5 Remarkable Differences of the Sermon on the Plain (Luke 6) the Mount (Matthew 5-7)
What’s the “Sermon on the Plain”?
You may have heard of the Sermon on the Mount found in Matthew 5-7. In fact, you can find blog posts by simply searching our site with the word, “Matthew” or “Sermon on the Mount.” The Sermon on the Mount is the most famous of Jesus’s teachings, but what is the Sermon on the Plain?
There are five remarkable differences between how Luke in chapter 6 relays some of the same teachings of Jesus found in Matthew 5-7.
1. The Name Falls Mainly on the Plain
The Sermon on the Plain gets its name because the introduction says “He came down with them and stood on a level place, with a great crowd of his disciples and a great multitude of people . . .” (Luke 6:17). Matthew 5:1 says, “When Jesus saw the crowds, he went up the mountain . . .” So, this is why there is a difference in what we call the sermons. But that’s not all—there are also differences in the actual content, some subtle but important differences.
2. The “poor” and the “poor in spirit”
Another key difference between the two reports of these teachings of Jesus between Luke and Matthew is in what we often call the “Beattitudes.” In our book, Living Jesus: Doing What Jesus Says in the Sermon on the Mount, Randy Harris and I make the case for these sayings of Jesus being “blessings” more than attitudes. Yes, we live into these ways of living, but Matthew is speaking of pre-existing conditions of people and how God’s blessing comes to them exactly where they are now. “Blessed are the poor in spirit, for they will see God.” Jesus seems to be blessing people who are already poor in spirit and giving them a blessing, rather than suggesting that we need to somehow achieve poor in spirit status. Even more so does Luke make the point like this. He doesn’t even use the phrase “in spirit” but simply says, “Blessed are the poor.” Are you going to get poor so you can be blessed? Well, paradoxically, that’s exactly what Jesus is saying. The literal poor are blessed, and if you want to find the blessing of God, then literally become poor in this world and rich toward God.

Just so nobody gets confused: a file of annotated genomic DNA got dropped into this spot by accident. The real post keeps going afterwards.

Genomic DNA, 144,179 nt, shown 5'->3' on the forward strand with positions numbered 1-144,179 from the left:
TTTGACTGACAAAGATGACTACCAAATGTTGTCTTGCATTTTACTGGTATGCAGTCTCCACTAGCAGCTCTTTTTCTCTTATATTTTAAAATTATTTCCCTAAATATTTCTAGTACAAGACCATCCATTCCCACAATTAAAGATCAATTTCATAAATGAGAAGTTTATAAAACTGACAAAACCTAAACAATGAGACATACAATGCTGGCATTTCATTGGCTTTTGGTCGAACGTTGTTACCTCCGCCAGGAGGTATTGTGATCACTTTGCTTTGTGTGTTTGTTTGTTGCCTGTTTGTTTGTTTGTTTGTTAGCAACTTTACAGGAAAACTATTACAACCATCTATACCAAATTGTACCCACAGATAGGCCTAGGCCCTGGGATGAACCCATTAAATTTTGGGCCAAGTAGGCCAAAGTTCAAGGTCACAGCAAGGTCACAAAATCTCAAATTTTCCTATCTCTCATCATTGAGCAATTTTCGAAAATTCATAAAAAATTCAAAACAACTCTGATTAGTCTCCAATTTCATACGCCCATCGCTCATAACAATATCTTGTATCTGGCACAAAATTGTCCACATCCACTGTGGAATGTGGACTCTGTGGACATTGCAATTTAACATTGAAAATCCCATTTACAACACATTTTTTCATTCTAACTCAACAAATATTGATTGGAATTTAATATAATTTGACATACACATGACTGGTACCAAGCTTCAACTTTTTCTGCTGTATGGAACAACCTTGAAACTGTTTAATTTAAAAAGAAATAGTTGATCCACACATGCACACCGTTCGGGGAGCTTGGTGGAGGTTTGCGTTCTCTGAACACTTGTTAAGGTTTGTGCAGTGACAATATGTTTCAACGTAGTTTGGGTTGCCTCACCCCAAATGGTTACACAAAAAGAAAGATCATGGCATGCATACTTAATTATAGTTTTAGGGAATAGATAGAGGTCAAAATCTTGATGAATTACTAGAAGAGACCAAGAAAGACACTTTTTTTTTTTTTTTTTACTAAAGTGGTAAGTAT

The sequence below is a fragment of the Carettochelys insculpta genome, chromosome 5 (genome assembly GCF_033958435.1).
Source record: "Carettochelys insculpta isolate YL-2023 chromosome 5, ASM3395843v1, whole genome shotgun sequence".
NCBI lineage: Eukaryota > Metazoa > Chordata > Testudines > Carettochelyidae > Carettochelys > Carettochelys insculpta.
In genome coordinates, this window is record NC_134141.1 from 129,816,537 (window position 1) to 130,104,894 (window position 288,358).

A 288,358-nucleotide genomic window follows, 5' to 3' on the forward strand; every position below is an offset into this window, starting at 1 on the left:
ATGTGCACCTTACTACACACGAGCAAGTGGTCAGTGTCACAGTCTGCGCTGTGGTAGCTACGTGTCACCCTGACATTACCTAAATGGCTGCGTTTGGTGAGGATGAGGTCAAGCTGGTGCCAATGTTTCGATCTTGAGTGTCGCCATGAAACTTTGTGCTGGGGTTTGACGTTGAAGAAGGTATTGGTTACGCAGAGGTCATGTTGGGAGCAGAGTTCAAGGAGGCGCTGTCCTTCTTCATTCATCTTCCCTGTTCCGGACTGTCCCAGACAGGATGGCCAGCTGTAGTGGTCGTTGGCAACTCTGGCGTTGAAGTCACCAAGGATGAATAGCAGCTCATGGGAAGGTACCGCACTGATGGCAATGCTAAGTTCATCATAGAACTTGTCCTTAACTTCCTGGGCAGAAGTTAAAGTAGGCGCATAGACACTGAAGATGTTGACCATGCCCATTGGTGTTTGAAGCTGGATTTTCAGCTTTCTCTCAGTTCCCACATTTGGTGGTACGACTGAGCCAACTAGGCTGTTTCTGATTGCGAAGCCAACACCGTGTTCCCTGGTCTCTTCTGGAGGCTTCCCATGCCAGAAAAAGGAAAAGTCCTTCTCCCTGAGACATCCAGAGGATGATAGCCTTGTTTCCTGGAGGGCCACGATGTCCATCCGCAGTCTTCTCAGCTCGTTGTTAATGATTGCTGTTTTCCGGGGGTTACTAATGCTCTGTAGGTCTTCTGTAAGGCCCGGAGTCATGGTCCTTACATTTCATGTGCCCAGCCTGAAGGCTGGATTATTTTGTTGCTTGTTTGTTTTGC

3. Woe now!
Evidence of similarities suggests that Matthew and Luke are recording the same occasion of Jesus preaching to the crowds, but isn’t it likely that Jesus spoke and taught stories and teachings on many occasions? Regardless, there are more differences in the sermons to consider. Matthew doesn’t say “woe,” at least in the sermon context, though Matthew includes a serious set of seven woes in chapter 23. After the blessings, much shorter in Luke, he also has Jesus delivering woes as well. Here it’s cool how they are direct opposites of the blessings: “blessed are the poor . . . woe to you who are rich” . . . "blessed are those who hunger now . . . woe to you who are well fed now” . . . “blessed are you who mourn . . . woe to you who laugh now” . . . “blessed are those who are persecuted for my sake . . . woe to you when all men speak well of you.”
4. Luke doesn’t show Jesus comparing six law interpretations with his own interpretations
A central feature of Matthew’s “Sermon on the Mount” is a comparison of how Pharisees and teachers of the law interpret scripture and how Jesus interprets scripture. Six times in Matthew, Jesus says, “You’ve heard it said . . .” then Jesus quotes a law or interpretation of the law by religious teachers, then Jesus says, “But I say unto you,” and then Jesus says how He views it. Luke completely omits this whole section and goes straight to the punch line of the whole thing: love and show mercy like God loves and shows mercy.
5. Sprinkle in the teaching throughout the Gospel of Luke
Where it seems Matthew is plowing through a “best of” list of Jesus’s teachings from Matthew 5-7, Luke’s “Sermon on the Plain” is much shorter, yet if you look at what is called a “Harmony of the Gospels” resource, you’ll find Luke has taken teachings on things such as prayer and sprinkled them throughout the gospel. If you know this, then you can be more aware as you read through Luke, that you are going to find teachings in the middle of miracles or other actions in the life of Jesus.
Greg Taylor, M.Div.
Greg Taylor is the preacher for The Journey. He holds degrees in Print Journalism from Harding University and a Master of Divinity from Harding School of Theology. Greg is working on his Doctor of Ministry at Phillips Theological Seminary in Tulsa, Oklahoma, where The Journey is located. Greg is married to Jill, who is a math teacher at Broken Arrow High School. They have three adult children, Ashley, Anna, and Jacob, and of course they are very proud of each of what God has done in each one of their lives. Greg is author of several books you can order from your favorite bookseller.